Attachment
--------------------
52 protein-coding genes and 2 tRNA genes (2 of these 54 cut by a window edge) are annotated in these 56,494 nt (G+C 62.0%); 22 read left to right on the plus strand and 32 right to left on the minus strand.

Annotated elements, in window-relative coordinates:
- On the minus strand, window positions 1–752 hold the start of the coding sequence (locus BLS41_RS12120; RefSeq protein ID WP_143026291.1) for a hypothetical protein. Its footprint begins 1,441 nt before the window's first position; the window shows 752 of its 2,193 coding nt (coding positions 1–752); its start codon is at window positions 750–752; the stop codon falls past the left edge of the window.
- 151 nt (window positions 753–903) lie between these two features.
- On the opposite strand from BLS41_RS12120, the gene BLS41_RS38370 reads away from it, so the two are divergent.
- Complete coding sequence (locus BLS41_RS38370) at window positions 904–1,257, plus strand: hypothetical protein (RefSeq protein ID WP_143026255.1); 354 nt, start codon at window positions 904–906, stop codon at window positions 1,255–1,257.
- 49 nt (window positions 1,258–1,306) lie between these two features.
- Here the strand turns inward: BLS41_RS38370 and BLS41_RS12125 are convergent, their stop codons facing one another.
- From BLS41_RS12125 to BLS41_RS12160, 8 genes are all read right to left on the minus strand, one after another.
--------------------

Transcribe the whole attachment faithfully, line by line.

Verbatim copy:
52 protein-coding genes and 2 tRNA genes (2 of these 54 cut by a window edge) are annotated in these 56,494 nt (G+C 62.0%); 22 read left to right on the plus strand and 32 right to left on the minus strand.

Annotated elements, in window-relative coordinates:
- On the minus strand, window positions 1–752 hold the start of the coding sequence (locus BLS41_RS12120; RefSeq protein ID WP_143026291.1) for a hypothetical protein. Its footprint begins 1,441 nt before the window's first position; the window shows 752 of its 2,193 coding nt (coding positions 1–752); its start codon is at window positions 750–752; the stop codon falls past the left edge of the window.
- 151 nt (window positions 753–903) lie between these two features.
- On the opposite strand from BLS41_RS12120, the gene BLS41_RS38370 reads away from it, so the two are divergent.
- Complete coding sequence (locus BLS41_RS38370) at window positions 904–1,257, plus strand: hypothetical protein (RefSeq protein ID WP_143026255.1); 354 nt, start codon at window positions 904–906, stop codon at window positions 1,255–1,257.
- 49 nt (window positions 1,258–1,306) lie between these two features.
- Here the strand turns inward: BLS41_RS38370 and BLS41_RS12125 are convergent, their stop codons facing one another.
- From BLS41_RS12125 to BLS41_RS12160, 8 genes are all read right to left on the minus strand, one after another.